Forum for Science, Industry and Business

Sponsored by:     3M 
Search our Site:

 

Crash sensor boosts safety in warehouses

29.04.2011
At the end of a long day on the job, the warehouse employee wants to deposit the last palettes quickly before heading home. With a little too much momentum he steers his forklift toward the shelf and collides with a shelf support.

This is an every- day situation in large warehouses in which employees often have to maneuver goods through the narrow aisles, often under time pressure. Even harmless-seeming collisions are not really safe though, because over time they may in fact destabilize the shelf supports. In the worst case, the high-rack storage can come crashing down – a serious hazard for the employees below.

This is why the supports must be routinely checked for any damage. Up until now, an employee has to inspect each shelf individually – a laborious and time-consuming process. A further drawback: If a support is damaged immediately after an inspection, it goes undetected until the next round. A more effective and reliable protection is afforded by a new monitoring system developed by researchers at the Fraunhofer Institute for Microelectronic Circuits and Systems IMS in Duisburg, in collaboration with IWS Handling GmbH.

With the aid of a network of wireless sensors, the condition of each individual support can be monitored around the clock. "Since DIN EN 15635 was introduced, the demands on the operation of shelf systems have increased significantly. Regular inspections have become indispensable as a result," according to Dr. Weiner, managing director at IWS Handling.

Typically, to protect them from collisions, the supports are fitted with a kind of air cushion designed to absorb the impact. "We have integrated sensors in this protective fitting that measure the pressure within the air cushion," explains Frederic Meyer, project manager at IMS. If an air cushion is collided with, the sensor registers the change in interior pressure and reports this via radio relay to a central control station. This is located in the warehouse manager's office. Repeaters positioned at several points throughout the warehouse receive the messages from the sensor nodes and smoothly pass these along to the control station.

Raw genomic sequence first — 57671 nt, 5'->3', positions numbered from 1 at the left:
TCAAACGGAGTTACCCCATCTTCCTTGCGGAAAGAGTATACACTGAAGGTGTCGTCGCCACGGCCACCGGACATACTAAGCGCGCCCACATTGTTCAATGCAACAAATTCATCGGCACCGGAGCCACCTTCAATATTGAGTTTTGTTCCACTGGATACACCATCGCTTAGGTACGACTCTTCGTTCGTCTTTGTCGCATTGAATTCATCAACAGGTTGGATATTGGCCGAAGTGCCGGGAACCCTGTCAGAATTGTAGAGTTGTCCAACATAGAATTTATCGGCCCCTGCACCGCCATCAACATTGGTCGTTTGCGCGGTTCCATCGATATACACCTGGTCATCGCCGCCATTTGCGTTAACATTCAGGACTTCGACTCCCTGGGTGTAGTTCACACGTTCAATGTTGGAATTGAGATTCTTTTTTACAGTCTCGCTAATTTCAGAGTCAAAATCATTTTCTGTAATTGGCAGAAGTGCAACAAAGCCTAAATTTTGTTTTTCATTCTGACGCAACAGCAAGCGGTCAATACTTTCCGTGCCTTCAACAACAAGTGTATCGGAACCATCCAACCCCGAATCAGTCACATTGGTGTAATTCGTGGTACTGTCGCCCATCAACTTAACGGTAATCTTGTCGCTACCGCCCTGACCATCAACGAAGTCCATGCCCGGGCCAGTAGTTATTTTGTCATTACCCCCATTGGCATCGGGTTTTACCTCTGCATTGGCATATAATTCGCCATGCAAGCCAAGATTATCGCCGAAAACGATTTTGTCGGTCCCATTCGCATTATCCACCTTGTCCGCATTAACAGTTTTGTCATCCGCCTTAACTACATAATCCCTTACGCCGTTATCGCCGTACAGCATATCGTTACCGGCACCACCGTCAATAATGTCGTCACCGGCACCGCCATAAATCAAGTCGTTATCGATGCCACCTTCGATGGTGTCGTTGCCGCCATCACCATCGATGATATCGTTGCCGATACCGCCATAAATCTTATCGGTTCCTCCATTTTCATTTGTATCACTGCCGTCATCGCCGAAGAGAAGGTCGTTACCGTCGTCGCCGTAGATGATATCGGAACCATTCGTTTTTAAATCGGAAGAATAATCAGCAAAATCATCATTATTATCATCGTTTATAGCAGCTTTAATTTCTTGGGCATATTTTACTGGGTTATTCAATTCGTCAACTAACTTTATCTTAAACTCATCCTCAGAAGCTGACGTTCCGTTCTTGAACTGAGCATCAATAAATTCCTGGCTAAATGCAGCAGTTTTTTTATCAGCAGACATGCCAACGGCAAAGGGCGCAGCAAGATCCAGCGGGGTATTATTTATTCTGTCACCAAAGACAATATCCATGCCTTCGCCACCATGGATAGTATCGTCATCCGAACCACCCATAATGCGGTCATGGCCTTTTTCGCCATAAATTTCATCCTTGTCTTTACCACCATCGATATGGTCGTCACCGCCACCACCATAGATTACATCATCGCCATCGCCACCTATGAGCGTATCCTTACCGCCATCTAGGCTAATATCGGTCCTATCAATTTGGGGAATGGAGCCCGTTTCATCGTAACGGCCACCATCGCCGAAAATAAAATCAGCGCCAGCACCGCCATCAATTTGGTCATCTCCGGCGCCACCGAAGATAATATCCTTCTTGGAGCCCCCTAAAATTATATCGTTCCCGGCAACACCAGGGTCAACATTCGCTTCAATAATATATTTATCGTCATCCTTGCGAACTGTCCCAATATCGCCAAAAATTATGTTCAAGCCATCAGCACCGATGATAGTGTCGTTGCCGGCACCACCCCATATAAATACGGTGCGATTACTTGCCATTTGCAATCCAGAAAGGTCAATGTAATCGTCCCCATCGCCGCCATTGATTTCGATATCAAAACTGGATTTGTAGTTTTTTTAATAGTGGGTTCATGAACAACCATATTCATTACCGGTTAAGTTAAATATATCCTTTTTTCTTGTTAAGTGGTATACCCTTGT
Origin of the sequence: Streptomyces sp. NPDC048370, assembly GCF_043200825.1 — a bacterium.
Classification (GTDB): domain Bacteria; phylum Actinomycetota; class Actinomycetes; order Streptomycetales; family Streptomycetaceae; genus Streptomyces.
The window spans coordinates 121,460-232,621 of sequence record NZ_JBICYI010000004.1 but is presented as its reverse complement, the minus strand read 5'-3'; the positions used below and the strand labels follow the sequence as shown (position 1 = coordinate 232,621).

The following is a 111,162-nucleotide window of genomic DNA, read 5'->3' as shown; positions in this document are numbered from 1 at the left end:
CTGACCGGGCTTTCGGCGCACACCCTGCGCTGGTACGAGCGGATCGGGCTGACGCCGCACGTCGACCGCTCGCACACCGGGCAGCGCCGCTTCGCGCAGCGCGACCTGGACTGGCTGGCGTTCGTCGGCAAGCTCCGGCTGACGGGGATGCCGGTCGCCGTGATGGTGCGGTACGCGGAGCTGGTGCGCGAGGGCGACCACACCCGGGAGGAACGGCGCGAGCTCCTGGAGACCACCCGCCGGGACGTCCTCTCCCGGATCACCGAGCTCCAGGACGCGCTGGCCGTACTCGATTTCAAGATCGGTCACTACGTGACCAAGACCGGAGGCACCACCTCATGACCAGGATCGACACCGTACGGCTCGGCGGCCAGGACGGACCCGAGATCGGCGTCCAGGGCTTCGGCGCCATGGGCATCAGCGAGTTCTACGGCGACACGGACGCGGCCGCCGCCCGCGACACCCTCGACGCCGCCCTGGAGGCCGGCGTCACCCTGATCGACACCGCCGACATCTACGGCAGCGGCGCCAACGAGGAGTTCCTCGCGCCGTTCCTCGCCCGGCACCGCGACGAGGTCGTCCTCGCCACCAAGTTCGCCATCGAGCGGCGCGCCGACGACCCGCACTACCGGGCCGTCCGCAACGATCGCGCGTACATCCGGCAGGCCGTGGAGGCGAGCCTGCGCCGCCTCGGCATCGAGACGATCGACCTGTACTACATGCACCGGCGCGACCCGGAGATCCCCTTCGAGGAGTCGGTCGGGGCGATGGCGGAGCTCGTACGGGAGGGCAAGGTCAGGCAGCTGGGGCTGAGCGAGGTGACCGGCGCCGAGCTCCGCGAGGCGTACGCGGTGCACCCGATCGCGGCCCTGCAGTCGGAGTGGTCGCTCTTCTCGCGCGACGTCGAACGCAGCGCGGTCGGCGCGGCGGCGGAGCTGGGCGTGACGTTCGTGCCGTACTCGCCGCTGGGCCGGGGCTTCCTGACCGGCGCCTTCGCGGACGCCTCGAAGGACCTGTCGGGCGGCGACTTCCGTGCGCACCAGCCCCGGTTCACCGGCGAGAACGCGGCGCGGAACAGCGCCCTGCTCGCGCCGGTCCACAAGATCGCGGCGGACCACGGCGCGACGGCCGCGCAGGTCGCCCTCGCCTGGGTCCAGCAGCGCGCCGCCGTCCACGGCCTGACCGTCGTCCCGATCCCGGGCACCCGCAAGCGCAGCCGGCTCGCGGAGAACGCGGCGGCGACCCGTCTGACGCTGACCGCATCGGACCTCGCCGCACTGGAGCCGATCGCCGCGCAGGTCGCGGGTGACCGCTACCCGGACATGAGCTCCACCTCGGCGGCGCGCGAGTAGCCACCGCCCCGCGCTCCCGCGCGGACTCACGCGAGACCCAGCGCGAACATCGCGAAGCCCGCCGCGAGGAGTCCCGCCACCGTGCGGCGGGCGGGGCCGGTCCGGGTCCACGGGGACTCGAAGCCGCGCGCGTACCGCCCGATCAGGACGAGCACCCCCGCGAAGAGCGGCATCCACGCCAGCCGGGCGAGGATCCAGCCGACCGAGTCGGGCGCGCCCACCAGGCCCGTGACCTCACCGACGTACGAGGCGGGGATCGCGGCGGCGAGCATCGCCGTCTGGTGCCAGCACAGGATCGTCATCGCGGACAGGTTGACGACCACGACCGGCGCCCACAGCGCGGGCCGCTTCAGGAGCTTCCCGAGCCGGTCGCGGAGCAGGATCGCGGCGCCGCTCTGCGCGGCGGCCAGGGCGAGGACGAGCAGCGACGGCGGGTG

All the warehouse manager needs to do is glance at the base station to know when and where the last collisions took place within the hall. The system automatically provides him or her a report of whether the impact was harmless, of medium strength or serious. While no immediate measures are required for light collisions, in the event of a category three incident the warehouse manager immediately will send an employee to the shelf in question.

Energy management played a central role in developing this new technology. "After all, the use of such a system only pays off if you aren't constantly having to replace the batteries in the sensors," Meyer adds. The researchers in Duisburg have configured the system so that the electronics spend most of their time in energy-saving sleep mode. Only when a fluctuation in pressure occurs do the sensor nodes "wake up" and switch to active status. At certain intervals, though – the settings can be varied individually – each sensor node sends a "sign of life" along with its current battery status to a repeater. This ensures that the failure of a signal node will not go unnoticed and is reported to the control station.

The scientists expect to have realized a first demonstrator model by the end of March, which they will then present at the Euro ID (April 5-7 in Berlin) and Sensor + Test (June 7-9 in Nuremberg) trade fairs. A field test is planned for a larger warehouse facility as well. The project is sponsored by the "Otto von Guericke" German Federation of Industrial Research Associations.

Frederic Meyer | EurekAlert!
Further information:
http://www.ims.fraunhofer.de

Further reports about: Crash Crash sensor IMS IWS Wireless sensors air cushion harmless-seeming collisions

More articles from Power and Electrical Engineering: